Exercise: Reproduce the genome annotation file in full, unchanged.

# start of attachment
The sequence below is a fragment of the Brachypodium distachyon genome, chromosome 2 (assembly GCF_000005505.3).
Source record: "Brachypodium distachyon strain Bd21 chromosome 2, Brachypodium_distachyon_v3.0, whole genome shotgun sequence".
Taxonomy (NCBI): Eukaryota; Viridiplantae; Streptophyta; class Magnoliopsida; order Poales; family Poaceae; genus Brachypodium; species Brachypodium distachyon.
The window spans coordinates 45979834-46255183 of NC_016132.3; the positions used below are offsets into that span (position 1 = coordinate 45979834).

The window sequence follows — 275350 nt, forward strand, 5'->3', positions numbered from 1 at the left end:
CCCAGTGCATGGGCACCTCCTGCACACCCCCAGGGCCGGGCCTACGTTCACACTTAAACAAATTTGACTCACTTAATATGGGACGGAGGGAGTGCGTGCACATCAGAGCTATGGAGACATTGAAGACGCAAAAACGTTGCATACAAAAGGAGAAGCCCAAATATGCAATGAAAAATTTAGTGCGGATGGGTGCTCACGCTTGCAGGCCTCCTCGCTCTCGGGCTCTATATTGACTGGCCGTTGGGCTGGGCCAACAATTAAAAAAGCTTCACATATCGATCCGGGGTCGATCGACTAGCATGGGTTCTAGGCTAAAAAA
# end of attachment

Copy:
The sequence below is a fragment of the Brachypodium distachyon genome, chromosome 2 (assembly GCF_000005505.3).
Source record: "Brachypodium distachyon strain Bd21 chromosome 2, Brachypodium_distachyon_v3.0, whole genome shotgun sequence".
Taxonomy (NCBI): Eukaryota; Viridiplantae; Streptophyta; class Magnoliopsida; order Poales; family Poaceae; genus Brachypodium; species Brachypodium distachyon.
The window spans coordinates 45979834-46255183 of NC_016132.3; the positions used below are offsets into that span (position 1 = coordinate 45979834).

The window sequence follows — 275350 nt, forward strand, 5'->3', positions numbered from 1 at the left end:
CCCAGTGCATGGGCACCTCCTGCACACCCCCAGGGCCGGGCCTACGTTCACACTTAAACAAATTTGACTCACTTAATATGGGACGGAGGGAGTGCGTGCACATCAGAGCTATGGAGACATTGAAGACGCAAAAACGTTGCATACAAAAGGAGAAGCCCAAATATGCAATGAAAAATTTAGTGCGGATGGGTGCTCACGCTTGCAGGCCTCCTCGCTCTCGGGCTCTATATTGACTGGCCGTTGGGCTGGGCCAACAATTAAAAAAGCTTCACATATCGATCCGGGGTCGATCGACTAGCATGGGTTCTAGGCTAAAAAA